A patch of sunlight lit up the Needles, and the rock I’d stood on last weekend was almost white. It was nice to be looking back at it, one week later. Warmer now, no one seemed to be in a hurry to get back to the cars anymore, and aware that this was the last look out before the scrub and descent, we stayed and enjoyed warmth from the rare bits of sun, the views and the company. I disappeared for a pit stop, and got distracted by some more rock, some fungi, the sun, and my own thoughts, before heading back to the others. Regrouped, we figured we better get back to the cars. I’m not sure anyone was aware that we’d actually sat there for 50 minutes!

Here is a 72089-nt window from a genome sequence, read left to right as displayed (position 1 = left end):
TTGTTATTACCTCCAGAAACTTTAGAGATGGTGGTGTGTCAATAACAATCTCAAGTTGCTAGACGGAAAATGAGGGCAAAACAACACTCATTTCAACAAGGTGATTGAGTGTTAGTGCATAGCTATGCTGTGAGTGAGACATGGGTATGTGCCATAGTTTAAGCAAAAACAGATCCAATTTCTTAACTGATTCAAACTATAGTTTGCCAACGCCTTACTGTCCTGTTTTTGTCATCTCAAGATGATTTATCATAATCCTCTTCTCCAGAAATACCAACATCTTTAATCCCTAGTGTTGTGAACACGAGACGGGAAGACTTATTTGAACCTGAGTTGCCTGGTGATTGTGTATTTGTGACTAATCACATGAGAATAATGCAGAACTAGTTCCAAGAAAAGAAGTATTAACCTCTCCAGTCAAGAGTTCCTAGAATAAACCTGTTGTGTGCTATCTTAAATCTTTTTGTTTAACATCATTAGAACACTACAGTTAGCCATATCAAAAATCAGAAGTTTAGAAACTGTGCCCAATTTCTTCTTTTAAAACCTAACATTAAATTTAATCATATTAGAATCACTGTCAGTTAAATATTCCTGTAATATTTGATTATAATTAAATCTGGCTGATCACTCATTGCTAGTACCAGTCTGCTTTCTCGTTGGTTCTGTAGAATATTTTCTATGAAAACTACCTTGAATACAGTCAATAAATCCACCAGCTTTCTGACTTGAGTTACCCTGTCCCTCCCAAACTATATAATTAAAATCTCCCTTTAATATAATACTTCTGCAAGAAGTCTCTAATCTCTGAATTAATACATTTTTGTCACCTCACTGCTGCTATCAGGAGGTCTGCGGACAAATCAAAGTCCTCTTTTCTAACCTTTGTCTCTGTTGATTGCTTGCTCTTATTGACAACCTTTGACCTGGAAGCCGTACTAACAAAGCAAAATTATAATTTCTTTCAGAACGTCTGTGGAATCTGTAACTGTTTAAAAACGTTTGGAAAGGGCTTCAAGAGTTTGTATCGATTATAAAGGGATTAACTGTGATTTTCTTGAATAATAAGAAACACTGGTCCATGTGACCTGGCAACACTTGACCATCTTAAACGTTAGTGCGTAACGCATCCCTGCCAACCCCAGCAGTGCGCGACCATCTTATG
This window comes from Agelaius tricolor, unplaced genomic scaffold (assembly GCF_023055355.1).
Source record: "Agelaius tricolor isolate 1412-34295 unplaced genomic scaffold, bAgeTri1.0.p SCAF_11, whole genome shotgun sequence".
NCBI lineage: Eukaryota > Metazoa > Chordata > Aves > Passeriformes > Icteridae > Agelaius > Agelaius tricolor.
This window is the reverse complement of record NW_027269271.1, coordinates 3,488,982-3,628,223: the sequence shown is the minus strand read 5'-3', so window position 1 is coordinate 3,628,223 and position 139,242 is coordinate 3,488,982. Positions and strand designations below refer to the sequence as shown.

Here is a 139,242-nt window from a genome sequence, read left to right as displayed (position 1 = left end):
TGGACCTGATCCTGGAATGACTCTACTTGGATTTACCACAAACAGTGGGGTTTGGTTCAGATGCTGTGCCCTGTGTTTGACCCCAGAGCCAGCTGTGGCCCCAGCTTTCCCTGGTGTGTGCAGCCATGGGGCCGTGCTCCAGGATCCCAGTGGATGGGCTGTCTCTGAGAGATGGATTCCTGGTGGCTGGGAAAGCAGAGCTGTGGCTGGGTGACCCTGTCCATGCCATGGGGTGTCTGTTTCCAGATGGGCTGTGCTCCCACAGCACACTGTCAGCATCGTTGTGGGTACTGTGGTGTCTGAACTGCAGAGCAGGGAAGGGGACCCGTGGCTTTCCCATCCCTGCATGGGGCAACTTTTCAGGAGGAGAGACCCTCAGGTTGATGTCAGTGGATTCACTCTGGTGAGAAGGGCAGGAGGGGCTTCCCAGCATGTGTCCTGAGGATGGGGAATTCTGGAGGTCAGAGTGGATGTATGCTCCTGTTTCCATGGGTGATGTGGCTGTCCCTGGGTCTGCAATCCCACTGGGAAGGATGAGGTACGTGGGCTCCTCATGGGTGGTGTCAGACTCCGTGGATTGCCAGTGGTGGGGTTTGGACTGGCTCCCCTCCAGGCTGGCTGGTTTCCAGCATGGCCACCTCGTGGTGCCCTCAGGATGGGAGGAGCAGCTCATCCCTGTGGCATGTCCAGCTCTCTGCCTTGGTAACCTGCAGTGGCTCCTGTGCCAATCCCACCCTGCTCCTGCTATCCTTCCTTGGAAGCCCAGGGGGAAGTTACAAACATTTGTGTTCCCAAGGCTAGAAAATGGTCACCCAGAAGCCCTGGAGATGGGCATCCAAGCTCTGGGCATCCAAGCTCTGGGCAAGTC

The final descent was made more fun, and a lot faster, by another downhill run. Not a race (that’s not really fair on a one person pad), just a fun, free gallop.. a test of skills, route selection, concentration and some luck against slippery roots, rocks, and a twisting slightly steep track.. just making sure I was still awake ;)!
All up, 5.9km, 6.11 hrs, 602m ascent, plenty of time looking at views!